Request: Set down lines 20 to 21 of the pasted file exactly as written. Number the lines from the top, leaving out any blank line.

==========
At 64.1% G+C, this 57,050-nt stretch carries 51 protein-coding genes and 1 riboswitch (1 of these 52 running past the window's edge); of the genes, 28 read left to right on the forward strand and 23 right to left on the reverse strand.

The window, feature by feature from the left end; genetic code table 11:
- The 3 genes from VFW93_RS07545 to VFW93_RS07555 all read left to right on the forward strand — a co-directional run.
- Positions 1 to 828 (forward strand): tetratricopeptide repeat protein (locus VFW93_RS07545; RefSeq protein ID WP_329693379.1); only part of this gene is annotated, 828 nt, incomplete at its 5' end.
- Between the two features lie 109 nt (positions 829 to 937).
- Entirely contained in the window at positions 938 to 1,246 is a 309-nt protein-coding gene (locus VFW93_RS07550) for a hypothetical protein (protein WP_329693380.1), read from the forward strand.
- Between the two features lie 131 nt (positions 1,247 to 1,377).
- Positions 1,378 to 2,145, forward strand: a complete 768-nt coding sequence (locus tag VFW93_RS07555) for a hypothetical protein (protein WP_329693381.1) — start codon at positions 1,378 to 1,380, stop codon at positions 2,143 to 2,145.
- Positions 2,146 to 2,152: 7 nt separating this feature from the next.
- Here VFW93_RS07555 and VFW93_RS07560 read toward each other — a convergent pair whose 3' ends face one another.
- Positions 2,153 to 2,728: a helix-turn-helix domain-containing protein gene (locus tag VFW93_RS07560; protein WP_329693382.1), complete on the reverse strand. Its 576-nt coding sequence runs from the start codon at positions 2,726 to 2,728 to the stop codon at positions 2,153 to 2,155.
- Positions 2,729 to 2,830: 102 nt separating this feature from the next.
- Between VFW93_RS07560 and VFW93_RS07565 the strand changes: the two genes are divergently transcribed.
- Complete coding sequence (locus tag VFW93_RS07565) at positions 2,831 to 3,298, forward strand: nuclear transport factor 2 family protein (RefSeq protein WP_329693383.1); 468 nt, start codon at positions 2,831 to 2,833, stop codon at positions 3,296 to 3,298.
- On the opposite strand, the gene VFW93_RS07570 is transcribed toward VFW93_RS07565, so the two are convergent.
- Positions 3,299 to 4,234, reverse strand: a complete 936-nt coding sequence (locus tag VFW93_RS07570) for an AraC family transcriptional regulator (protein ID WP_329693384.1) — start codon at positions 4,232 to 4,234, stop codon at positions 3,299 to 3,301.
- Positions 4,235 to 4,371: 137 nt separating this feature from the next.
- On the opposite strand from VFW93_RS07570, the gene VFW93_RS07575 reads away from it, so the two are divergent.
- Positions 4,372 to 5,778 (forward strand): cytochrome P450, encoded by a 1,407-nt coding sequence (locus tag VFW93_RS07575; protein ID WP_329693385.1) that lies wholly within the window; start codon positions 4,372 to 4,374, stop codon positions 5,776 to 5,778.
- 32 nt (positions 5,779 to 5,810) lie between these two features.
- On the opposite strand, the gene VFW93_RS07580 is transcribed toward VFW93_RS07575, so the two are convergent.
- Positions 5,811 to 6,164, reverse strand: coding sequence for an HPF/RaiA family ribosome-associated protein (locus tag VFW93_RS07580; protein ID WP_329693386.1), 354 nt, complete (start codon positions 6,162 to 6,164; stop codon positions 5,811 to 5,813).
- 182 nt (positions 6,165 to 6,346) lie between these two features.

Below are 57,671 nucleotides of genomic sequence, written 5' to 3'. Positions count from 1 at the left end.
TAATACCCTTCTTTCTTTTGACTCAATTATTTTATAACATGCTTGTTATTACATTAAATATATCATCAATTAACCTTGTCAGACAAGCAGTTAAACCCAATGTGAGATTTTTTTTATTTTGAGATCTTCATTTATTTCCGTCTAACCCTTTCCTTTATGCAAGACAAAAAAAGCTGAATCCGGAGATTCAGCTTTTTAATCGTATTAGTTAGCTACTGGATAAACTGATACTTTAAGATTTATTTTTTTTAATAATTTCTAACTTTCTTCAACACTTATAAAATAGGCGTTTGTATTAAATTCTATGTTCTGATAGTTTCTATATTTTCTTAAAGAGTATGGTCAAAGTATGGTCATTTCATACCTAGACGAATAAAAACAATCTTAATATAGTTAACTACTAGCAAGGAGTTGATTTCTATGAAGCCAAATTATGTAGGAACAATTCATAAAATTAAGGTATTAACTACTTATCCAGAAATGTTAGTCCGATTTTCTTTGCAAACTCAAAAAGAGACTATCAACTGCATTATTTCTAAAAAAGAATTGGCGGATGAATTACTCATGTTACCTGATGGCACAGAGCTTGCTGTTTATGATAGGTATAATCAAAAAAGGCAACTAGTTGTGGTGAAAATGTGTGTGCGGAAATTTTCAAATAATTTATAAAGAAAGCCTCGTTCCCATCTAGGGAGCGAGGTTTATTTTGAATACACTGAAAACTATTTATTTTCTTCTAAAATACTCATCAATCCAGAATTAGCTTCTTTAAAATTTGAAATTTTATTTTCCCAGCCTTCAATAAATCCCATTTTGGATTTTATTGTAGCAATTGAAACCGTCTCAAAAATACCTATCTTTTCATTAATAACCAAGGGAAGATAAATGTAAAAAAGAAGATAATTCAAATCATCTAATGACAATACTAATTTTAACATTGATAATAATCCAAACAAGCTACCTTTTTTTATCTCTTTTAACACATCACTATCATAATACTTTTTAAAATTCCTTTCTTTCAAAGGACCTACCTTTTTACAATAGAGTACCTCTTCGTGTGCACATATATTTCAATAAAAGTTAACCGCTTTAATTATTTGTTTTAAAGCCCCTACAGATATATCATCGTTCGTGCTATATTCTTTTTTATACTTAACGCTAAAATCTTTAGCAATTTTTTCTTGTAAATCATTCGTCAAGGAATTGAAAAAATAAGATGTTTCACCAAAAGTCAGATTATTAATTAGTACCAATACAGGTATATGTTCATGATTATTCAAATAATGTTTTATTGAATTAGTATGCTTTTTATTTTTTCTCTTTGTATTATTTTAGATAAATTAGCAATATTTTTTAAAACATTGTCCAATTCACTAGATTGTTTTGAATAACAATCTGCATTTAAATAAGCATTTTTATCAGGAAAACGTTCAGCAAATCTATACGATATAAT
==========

- 32 nt (positions 5,779 to 5,810) lie between these two features.
- On the opposite strand, the gene VFW93_RS07580 is transcribed toward VFW93_RS07575, so the two are convergent.